Baboon

Baboons are extremely adaptable and live in a broad range of different habitats including deserts, savannah and grasslands. There are five different species of baboons: anubis or olive baboon, yellow, hamadryas, chacma and guinea, with the most common species being the olive and yellow baboons.

Appearance

Baboons are instantly recognisable and can be distinguished from other primates by their long snouts, powerful jaws and close set eyes. They also feature short tails and have rough areas on their large buttocks that are known as ischial callosities. The largest species of baboon is the chacma baboon and this species can grow up to 120cms and weigh as much as 40kg – that’s the size of a small person. The smallest species is the Guinea baboon with a maximum recorded size of 50cm and a weight of 14kgs. On average, baboons tend to live to around 30 years although the smaller Guinea baboons can often reach the age of 45. Unlike many types of primates, baboons tend to live on the ground and their arms and legs are roughly the same size. The females of the species usually grow to just half the size of their male counterparts. Another distinguishing feature of the males are their large canine teeth.

Diet and Lifestyle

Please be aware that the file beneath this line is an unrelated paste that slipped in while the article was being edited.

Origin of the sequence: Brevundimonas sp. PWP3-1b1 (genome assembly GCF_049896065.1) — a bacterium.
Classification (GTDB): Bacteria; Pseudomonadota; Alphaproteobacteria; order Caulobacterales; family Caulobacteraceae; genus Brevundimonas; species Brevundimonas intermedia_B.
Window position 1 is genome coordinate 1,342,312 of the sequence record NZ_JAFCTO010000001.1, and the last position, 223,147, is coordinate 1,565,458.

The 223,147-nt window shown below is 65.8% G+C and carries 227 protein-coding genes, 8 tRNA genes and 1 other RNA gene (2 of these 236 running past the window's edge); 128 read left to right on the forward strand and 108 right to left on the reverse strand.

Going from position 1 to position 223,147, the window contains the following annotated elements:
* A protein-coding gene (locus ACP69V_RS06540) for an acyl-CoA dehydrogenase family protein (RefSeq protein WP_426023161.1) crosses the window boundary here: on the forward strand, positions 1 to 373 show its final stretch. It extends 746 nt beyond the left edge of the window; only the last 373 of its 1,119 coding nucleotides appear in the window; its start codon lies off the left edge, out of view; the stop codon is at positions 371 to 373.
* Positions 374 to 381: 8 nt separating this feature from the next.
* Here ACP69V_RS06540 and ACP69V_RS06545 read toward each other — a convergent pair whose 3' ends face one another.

Baboons enjoy a richly varied diet that consists of fruit as well as grass, roots and insects. Their diet can also include leaves, cereals, nuts and even small mammals and young birds. They use their large hands to dig in the ground for insects and roots when there is no other food available. Typically, baboons live in large, mixed sex groups and it is common to find as many as 80 young and adult baboons living together. The official name for a group of baboons is a troop, and troops of up to 200 baboons have been discovered in the wild.

Female baboons reach sexual maturity at between four and five years old, while for the males it occurs any time between the ages of four and ten. The gestation period for the baboon is just six months and like humans they tend to give birth to just one offspring at a time.

Although baboons spend most of their time on the ground, they can use their tails to climb trees in order to look out for predators. At the first sign of any trouble, baboons will signal to the other members of their troop through a system of barks, grunts and screams. Baboons are very intelligent animals indeed and manage to avoid predators and other types of dangers remarkably well. They are also incredibly strong and can be very fierce in a fight with their enormous teeth and unbelievable strength. As a result of this, and when combined with their opportunistic nature and adaptability, baboons have managed to thrive in the wild, unlike many other types of primates which are increasingly endangered.

Back to Wildlife List